The test procedure is as follows, and is similar to our test protocol for salt diffusion:

  • Roche Chemstrips were cut apart, separating out the two little rectangular color chips.
  • The chips were double-stick taped onto the remaining plastic applicators.
  • I pressed a detector array onto raw meat (top line below). It detected zero sugar levels.
  • Periodically, the tenderloin was removed from the juice, washed off, patted dry and then a 1' thick slice of meat was sectioned. (The tenderloin must be washed-off before slicing to prevent the knife from carrying sugar into the center, and thus contaminating the measurement).
  • A detector array was pressed face down onto the freshly cut surface, aligning the first detector pad to the brine-exposed edge.
  • After 30 seconds, the strip was removed. After two minutes the colors are fully developed.

Here are the results. I drew a dotted red line on the image at the 10% of initial brine (e.g. 1% absolute sugar) concentration level, indicating that 90% of the diffused sugar lays between the surface and this line.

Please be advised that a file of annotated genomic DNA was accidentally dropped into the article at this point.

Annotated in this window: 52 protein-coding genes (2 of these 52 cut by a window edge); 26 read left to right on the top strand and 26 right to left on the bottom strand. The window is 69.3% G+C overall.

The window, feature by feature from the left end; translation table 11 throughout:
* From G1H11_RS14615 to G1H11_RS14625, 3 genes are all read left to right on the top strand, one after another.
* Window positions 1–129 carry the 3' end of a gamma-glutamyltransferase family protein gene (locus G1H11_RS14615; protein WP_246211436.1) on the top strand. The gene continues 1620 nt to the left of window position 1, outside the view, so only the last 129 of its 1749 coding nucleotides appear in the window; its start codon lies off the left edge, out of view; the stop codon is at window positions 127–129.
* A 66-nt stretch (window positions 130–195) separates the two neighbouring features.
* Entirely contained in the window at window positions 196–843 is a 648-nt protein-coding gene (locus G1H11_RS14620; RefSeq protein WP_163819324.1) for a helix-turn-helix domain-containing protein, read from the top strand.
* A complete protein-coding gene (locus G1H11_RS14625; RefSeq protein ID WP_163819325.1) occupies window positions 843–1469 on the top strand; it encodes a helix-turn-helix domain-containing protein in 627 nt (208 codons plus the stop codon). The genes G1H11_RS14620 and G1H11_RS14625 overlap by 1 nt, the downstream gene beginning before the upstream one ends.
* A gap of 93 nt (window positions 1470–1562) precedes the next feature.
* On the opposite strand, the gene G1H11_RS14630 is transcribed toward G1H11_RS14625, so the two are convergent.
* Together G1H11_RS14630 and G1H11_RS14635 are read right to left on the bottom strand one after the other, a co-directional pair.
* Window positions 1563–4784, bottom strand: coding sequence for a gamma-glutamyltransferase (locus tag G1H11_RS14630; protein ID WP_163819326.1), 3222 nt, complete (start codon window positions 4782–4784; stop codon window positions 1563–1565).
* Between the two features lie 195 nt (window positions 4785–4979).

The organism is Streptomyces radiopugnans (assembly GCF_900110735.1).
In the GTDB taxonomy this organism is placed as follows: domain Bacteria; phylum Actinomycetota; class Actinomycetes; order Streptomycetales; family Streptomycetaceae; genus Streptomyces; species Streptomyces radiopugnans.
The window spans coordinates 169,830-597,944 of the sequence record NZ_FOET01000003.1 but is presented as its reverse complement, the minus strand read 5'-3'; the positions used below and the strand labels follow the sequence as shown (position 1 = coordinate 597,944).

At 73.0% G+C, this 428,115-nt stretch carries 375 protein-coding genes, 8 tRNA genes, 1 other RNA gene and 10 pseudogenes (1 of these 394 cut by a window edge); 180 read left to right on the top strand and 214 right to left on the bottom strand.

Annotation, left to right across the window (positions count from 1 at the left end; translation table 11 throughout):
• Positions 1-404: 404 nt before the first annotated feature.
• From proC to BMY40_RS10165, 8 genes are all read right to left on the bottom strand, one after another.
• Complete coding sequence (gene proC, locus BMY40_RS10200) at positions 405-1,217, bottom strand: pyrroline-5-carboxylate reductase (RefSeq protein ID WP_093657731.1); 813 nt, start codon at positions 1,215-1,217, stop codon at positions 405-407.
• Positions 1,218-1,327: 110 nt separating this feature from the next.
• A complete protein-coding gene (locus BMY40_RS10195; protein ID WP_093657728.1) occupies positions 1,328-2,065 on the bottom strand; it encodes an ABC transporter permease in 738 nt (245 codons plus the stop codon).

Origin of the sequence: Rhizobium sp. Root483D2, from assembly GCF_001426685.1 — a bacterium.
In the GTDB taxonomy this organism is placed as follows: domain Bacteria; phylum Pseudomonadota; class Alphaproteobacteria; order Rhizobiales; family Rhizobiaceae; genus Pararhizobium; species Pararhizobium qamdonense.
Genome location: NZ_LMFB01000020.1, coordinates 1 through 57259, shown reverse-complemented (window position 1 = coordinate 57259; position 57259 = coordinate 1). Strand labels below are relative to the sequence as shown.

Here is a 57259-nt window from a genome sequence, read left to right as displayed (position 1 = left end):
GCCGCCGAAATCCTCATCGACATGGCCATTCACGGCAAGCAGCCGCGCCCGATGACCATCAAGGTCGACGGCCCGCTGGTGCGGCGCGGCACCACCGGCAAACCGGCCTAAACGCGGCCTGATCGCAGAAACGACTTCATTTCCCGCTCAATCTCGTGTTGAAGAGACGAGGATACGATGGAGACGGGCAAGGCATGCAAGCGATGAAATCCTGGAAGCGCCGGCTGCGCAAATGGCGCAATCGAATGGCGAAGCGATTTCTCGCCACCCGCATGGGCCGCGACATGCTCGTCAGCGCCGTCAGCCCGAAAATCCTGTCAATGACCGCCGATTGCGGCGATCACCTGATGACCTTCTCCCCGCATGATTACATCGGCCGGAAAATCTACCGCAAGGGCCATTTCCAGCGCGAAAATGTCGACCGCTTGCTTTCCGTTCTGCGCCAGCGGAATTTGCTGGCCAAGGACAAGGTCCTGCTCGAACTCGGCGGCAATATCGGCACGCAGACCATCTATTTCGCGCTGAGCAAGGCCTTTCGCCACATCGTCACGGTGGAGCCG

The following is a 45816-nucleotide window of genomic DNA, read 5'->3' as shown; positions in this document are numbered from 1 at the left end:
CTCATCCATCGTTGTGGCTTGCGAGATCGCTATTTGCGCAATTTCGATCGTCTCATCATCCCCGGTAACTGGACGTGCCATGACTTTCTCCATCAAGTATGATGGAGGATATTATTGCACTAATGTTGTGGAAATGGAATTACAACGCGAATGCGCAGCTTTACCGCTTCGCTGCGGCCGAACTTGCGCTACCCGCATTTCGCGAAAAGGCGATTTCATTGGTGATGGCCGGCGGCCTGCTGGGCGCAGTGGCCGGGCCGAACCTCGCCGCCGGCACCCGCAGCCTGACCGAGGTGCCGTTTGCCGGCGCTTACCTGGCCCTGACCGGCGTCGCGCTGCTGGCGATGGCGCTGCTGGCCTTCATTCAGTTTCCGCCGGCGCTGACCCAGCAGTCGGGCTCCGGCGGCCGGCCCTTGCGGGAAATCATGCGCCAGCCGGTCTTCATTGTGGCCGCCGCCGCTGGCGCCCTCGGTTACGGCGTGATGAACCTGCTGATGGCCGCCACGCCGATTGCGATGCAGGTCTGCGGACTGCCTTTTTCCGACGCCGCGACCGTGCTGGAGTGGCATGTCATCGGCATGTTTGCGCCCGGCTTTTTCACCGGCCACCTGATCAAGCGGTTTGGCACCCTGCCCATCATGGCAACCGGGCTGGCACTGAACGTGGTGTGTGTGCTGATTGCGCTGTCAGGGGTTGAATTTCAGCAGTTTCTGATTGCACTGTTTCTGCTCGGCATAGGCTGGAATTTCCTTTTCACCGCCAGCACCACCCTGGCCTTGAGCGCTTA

Grape juice brine diffusion

So sugar is barely absorbed by meat, even after a full day's brining. The diffusion rate is at least 5-10 times slower than salt1, .

We also performed a second series of tests using Benedict's Reagent. Like the urine test, Benedict's only reacts with glucose or fructose, so we brined the pork tenderloin in a 10% honey bath (honey is around 50% glucose, 50% fructose). As with our salt diffusion experiments, the method was as follows: